Mind-body interventions are based on the holistic principle that mind, body and behaviour are all interconnected. Mind-body interventions incorporate strategies that are thought to improve psychological and physical well-being, aim to allow patients to take an active role in their treatment, and promote people's ability to cope. Mind-body interventions are widely used by people with fibromyalgia to help manage their symptoms and improve well-being. Examples of mind-body therapies include psychological therapies, biofeedback, mindfulness, movement therapies and relaxation strategies. To review the benefits and harms of mind-body therapies in comparison to standard care and attention placebo control groups for adults with fibromyalgia, post-intervention and at three and six month follow-up. Electronic searches of the Cochrane Central Register of Controlled Trials (CENTRAL), MEDLINE (Ovid), EMBASE (Ovid), PsycINFO (Ovid), AMED (EBSCO) and CINAHL (Ovid) were conducted up to 30 October 2013. Searches of reference lists were conducted and authors in the field were contacted to identify additional relevant articles. All relevant randomised controlled trials (RCTs) of mind-body interventions for adults with fibromyalgia were included. Two authors independently selected studies, extracted the data and assessed trials for low, unclear or high risk of bias. Any discrepancy was resolved through discussion and consensus. Continuous outcomes were analysed using mean difference (MD) where the same outcome measure and scoring method was used and standardised mean difference (SMD) where different outcome measures were used. For binary data standard estimation of the risk ratio (RR) and its 95% confidence interval (CI) was used. Seventy-four papers describing 61 trials were identified, with 4234 predominantly female participants. The nature of fibromyalgia varied from mild to severe across the study populations. Twenty-six studies were classified as having a low risk of bias for all domains assessed. The findings of mind-body therapies compared with usual care were prioritised.There is low quality evidence that in comparison to usual care controls psychological therapies have favourable effects on physical functioning (SMD -0.4, 95% CI -0.6 to -0.3, -7.5% absolute change, 2 point shift on a 0 to 100 scale), pain (SMD -0.3, 95% CI -0.5 to -0.2, -3.5% absolute change, 2 point shift on a 0 to 100 scale) and mood (SMD -0.5, 95% CI -0.6 to -0.3, -4.8% absolute change, 3 point shift on a 20 to 80 scale). There is very low quality evidence of more withdrawals in the psychological therapy group in comparison to usual care controls (RR 1.38, 95% CI 1.12 to 1.69, 6% absolute risk difference). There is lack of evidence of a difference between the number of adverse events in the psychological therapy and control groups (RR 0.38, 95% CI 0.06 to 2.50, 4% absolute risk difference).There was very low quality evidence that biofeedback in comparison to usual care controls had an effect on physical functioning (SMD -0.1, 95% CI -0.4 to 0.3, -1.2% absolute change, 1 point shift on a 0 to 100 scale), pain (SMD -2.6, 95% CI -91.3 to 86.1, -2.6% absolute change) and mood (SMD 0.1, 95% CI -0.3 to 0.5, 1.9% absolute change, less than 1 point shift on a 0 to 90 scale) post-intervention. In view of the quality of evidence we cannot be certain that biofeedback has a little or no effect on these outcomes. There was very low quality evidence that biofeedback led to more withdrawals from the study (RR 4.08, 95% CI 1.43 to 11.62, 20% absolute risk difference). No adverse events were reported.There was no advantage observed for mindfulness in comparison to usual care for physical functioning (SMD -0.3, 95% CI -0.6 to 0.1, -4.8% absolute change, 4 point shift on a scale 0 to 100), pain (SMD -0.1, CI -0.4 to 0.3, -1.3% absolute change, less than 1 point shift on a 0 to 10 scale), mood (SMD -0.2, 95% CI -0.5 to 0.0, -3.7% absolute change, 2 point shift on a 20 to 80 scale) or withdrawals (RR 1.07, 95% CI 0.67 to 1.72, 2% absolute risk difference) between the two groups post-intervention. However, the quality of the evidence was very low for pain and moderate for mood and number of withdrawals. No studies reported any adverse events.Very low quality evidence revealed that movement therapies in comparison to usual care controls improved pain (MD -2.3, CI -4.2 to -0.4, -23% absolute change) and mood (MD -9.8, 95% CI -18.5 to -1.2, -16.4% absolute change) post-intervention. There was no advantage for physical functioning (SMD -0.2, 95% CI -0.5 to 0.2, -3.4% absolute change, 2 point shift on a 0 to 100 scale), participant withdrawals (RR 1.95, 95% CI 1.13 to 3.38, 11% absolute difference) or adverse events (RR 4.62, 95% CI 0.23 to 93.92, 4% absolute risk difference) between the two groups, however rare adverse events may include worsening of pain.Low quality evidence revealed that relaxation based therapies in comparison to usual care controls showed an advantage for physical functioning (MD -8.3, 95% CI -10.1 to -6.5, -10.4% absolute change) and pain (SMD -1.0, 95% CI -1.6 to -0.5, -3.5% absolute change, 2 point shift on a 0 to 78 scale) but not for mood (SMD -4.4, CI -14.5 to 5.6, -7.4% absolute change) post-intervention. There was no difference between the groups for number of withdrawals (RR 4.40, 95% CI 0.59 to 33.07, 31% absolute risk difference) and no adverse events were reported. Psychological interventions therapies may be effective in reducing physical functioning, pain and low mood for adults with fibromyalgia in comparison to usual care controls but the quality of the evidence is low. Further research on the outcomes of therapies is needed to determine if positive effects identified post-intervention are sustained. The effectiveness of biofeedback, mindfulness, movement therapies and relaxation based therapies remains unclear as the quality of the evidence was very low or low. The small number of trials and inconsistency in the use of outcome measures across the trials restricted the analysis.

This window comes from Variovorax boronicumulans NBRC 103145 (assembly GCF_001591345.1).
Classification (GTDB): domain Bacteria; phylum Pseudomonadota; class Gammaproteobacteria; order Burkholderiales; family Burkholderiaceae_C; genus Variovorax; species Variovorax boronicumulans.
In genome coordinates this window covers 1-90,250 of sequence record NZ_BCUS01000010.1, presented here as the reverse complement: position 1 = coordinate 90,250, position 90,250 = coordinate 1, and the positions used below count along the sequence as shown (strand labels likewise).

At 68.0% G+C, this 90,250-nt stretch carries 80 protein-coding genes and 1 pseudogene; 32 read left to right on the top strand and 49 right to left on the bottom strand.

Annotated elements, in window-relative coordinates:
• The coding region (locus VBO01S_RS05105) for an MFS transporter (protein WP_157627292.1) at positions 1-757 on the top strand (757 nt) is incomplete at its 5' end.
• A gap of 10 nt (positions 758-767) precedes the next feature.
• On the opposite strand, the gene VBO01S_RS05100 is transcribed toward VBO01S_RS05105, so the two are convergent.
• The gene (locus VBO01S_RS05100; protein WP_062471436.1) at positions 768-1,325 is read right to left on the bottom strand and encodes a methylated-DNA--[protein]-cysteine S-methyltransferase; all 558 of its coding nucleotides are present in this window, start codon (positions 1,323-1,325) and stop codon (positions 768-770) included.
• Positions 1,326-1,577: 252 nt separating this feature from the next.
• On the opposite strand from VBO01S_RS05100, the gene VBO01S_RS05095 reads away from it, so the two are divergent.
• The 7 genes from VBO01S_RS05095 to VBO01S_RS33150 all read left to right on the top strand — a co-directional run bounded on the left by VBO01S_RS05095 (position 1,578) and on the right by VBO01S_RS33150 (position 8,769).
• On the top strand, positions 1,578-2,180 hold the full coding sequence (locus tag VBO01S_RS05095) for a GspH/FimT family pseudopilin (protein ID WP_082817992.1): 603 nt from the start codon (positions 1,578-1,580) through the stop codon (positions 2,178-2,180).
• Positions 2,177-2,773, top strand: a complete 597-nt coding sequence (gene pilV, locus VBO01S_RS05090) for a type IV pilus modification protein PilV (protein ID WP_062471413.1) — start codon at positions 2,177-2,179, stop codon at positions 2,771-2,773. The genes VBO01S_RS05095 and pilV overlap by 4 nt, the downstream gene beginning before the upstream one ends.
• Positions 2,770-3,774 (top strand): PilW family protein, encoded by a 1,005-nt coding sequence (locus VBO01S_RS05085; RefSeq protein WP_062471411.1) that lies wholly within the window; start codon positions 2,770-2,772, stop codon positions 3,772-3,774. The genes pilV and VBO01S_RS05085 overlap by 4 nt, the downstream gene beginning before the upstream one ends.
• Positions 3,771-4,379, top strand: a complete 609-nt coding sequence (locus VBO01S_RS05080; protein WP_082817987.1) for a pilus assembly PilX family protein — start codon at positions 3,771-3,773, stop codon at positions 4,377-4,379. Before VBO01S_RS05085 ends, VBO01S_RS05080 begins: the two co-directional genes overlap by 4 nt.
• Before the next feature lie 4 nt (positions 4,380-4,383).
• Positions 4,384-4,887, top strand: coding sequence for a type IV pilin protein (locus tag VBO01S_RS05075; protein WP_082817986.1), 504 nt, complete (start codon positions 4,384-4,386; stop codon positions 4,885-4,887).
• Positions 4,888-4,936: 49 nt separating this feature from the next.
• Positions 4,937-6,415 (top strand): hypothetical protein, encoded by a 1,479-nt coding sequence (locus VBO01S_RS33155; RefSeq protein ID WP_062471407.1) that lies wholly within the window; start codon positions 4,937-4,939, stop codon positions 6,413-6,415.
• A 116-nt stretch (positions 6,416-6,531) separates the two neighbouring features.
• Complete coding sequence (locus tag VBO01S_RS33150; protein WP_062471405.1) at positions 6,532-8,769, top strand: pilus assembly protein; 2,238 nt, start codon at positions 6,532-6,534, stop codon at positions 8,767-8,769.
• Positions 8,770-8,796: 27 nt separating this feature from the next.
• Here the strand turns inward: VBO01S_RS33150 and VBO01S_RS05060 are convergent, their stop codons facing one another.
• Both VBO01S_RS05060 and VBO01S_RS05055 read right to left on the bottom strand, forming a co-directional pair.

Twitter Demographics